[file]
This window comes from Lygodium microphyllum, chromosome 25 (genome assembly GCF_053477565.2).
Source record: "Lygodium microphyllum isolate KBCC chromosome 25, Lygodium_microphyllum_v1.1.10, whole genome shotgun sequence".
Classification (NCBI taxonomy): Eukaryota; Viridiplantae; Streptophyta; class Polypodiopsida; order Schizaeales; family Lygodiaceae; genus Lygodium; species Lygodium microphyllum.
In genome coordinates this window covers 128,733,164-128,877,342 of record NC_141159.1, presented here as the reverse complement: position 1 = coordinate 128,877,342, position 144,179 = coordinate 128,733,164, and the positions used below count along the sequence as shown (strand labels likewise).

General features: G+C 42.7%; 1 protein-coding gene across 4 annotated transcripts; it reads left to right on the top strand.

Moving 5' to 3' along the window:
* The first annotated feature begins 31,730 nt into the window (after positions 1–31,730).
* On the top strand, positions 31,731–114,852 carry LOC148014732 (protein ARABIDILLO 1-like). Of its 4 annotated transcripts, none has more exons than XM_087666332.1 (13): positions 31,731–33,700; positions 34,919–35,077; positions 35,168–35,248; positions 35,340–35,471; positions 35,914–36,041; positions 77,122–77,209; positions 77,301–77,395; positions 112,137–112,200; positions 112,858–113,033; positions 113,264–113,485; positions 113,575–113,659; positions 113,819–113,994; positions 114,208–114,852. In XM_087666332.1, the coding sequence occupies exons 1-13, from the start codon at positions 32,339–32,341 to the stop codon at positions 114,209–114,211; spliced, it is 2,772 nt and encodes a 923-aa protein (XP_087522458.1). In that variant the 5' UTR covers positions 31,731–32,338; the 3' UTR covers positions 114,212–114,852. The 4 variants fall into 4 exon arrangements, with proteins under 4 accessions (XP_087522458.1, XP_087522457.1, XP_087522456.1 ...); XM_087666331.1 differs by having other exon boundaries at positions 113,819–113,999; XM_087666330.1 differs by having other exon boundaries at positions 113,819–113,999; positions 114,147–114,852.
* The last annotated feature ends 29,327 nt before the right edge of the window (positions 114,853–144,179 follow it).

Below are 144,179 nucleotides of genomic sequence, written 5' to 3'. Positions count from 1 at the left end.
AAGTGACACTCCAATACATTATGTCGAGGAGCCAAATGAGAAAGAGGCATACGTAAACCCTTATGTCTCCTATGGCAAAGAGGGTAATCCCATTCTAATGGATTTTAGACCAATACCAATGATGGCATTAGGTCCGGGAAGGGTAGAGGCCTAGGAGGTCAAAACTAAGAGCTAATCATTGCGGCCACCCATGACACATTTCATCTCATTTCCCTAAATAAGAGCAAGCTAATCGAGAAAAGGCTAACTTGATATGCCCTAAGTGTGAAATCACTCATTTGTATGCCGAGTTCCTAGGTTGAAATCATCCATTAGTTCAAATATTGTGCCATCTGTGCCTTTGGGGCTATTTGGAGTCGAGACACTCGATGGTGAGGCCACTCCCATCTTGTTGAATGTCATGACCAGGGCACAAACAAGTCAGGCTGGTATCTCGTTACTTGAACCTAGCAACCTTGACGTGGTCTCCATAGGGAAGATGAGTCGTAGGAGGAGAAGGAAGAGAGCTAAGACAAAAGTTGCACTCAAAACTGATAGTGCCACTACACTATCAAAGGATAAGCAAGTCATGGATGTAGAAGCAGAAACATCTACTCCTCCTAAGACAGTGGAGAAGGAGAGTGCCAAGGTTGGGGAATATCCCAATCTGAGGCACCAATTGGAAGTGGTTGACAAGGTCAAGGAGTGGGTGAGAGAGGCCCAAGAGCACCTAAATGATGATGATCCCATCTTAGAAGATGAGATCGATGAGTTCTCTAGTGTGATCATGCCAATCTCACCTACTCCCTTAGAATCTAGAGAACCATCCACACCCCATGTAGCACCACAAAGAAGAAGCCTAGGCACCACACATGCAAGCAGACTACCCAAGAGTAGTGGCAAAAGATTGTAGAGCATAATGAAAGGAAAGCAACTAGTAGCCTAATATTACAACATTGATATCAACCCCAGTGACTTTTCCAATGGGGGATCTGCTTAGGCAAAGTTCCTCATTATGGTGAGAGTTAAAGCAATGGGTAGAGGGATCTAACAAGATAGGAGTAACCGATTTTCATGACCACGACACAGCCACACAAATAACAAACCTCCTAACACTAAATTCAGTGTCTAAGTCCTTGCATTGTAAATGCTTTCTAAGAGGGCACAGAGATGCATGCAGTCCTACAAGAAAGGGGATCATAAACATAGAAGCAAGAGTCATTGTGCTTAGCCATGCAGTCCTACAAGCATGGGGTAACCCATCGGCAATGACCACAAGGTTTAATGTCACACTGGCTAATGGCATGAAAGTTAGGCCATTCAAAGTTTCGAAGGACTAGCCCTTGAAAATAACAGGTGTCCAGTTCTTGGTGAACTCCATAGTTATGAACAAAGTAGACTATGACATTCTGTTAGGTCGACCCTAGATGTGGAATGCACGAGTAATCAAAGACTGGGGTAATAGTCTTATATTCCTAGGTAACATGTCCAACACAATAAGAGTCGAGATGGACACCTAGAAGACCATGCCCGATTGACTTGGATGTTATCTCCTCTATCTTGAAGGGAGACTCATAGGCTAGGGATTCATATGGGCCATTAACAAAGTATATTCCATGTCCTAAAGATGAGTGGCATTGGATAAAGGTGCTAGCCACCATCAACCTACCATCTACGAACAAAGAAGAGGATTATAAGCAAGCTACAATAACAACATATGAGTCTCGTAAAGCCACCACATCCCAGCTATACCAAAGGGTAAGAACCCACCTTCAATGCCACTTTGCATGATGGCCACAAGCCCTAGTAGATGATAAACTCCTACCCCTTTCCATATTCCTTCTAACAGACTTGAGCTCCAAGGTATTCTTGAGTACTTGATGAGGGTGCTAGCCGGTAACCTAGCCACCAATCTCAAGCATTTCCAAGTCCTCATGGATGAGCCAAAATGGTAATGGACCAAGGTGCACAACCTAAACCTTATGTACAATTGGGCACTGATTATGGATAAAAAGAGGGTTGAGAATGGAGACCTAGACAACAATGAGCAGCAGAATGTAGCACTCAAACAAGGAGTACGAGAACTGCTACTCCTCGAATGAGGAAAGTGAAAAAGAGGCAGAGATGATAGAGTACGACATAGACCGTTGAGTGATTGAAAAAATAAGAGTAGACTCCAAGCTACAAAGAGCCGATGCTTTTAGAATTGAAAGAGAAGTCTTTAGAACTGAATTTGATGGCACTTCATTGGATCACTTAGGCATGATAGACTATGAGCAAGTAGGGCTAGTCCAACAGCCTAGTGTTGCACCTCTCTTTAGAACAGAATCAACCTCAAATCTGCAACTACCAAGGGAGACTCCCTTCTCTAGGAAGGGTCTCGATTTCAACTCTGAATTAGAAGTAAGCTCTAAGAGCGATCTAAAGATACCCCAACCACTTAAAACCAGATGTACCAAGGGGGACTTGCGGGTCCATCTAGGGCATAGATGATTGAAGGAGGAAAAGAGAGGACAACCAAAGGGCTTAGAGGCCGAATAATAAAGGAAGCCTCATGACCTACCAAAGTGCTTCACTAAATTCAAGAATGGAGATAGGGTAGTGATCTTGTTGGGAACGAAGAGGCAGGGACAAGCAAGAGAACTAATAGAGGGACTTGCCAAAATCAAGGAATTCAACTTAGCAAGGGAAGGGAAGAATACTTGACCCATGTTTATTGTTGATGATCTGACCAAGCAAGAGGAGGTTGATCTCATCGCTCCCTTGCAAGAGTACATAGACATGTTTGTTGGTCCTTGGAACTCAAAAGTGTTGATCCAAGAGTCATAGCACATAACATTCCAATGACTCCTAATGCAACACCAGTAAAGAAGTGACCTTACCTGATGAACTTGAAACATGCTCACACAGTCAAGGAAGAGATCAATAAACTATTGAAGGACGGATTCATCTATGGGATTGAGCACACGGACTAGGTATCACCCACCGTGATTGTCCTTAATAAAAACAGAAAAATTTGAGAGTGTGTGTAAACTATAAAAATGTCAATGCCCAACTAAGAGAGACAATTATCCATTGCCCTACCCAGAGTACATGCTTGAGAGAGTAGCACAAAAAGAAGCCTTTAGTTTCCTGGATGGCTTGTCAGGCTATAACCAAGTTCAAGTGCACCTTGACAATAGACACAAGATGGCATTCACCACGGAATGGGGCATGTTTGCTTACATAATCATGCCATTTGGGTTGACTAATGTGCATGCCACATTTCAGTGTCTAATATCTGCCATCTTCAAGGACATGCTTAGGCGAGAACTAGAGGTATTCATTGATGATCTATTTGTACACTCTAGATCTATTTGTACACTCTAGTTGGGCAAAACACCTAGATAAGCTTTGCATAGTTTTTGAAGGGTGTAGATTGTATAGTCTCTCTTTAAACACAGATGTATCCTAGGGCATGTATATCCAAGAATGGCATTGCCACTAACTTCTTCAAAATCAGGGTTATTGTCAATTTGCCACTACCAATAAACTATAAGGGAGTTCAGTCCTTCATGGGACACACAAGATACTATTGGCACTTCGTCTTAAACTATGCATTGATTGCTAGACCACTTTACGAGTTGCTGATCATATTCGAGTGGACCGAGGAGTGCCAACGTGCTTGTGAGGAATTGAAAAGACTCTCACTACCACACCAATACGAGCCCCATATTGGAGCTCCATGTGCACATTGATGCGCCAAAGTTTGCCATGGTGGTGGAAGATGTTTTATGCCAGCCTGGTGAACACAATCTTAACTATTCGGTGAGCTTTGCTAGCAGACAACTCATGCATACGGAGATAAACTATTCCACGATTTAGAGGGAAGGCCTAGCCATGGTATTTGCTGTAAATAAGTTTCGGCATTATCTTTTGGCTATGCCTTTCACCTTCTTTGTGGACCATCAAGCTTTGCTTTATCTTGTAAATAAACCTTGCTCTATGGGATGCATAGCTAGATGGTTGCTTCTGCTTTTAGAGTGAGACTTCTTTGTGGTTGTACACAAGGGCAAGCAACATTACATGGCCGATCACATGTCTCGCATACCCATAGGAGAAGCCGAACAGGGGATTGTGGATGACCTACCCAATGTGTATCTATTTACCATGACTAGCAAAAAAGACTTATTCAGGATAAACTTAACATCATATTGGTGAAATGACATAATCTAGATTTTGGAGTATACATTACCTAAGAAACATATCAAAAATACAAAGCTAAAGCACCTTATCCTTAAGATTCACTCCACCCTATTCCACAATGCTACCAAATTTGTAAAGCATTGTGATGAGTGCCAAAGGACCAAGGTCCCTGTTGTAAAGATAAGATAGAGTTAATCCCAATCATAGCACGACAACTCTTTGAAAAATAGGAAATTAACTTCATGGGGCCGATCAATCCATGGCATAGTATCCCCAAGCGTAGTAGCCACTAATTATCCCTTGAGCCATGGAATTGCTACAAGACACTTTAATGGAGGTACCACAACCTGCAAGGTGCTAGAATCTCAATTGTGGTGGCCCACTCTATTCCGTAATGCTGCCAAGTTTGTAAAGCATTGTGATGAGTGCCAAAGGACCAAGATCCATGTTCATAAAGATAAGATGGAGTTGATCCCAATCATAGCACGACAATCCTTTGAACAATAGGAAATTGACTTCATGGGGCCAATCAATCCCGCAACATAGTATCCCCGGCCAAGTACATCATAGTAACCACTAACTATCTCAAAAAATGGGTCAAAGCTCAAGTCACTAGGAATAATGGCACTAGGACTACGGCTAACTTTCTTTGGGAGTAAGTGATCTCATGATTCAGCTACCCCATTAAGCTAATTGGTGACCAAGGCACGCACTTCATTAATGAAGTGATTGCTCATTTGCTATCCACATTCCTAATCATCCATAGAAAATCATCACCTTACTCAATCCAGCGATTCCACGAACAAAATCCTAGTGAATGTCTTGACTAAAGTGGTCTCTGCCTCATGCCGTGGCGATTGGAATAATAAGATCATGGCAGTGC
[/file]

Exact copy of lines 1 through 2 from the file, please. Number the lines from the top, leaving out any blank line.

This window comes from Lygodium microphyllum, chromosome 25 (genome assembly GCF_053477565.2).
Source record: "Lygodium microphyllum isolate KBCC chromosome 25, Lygodium_microphyllum_v1.1.10, whole genome shotgun sequence".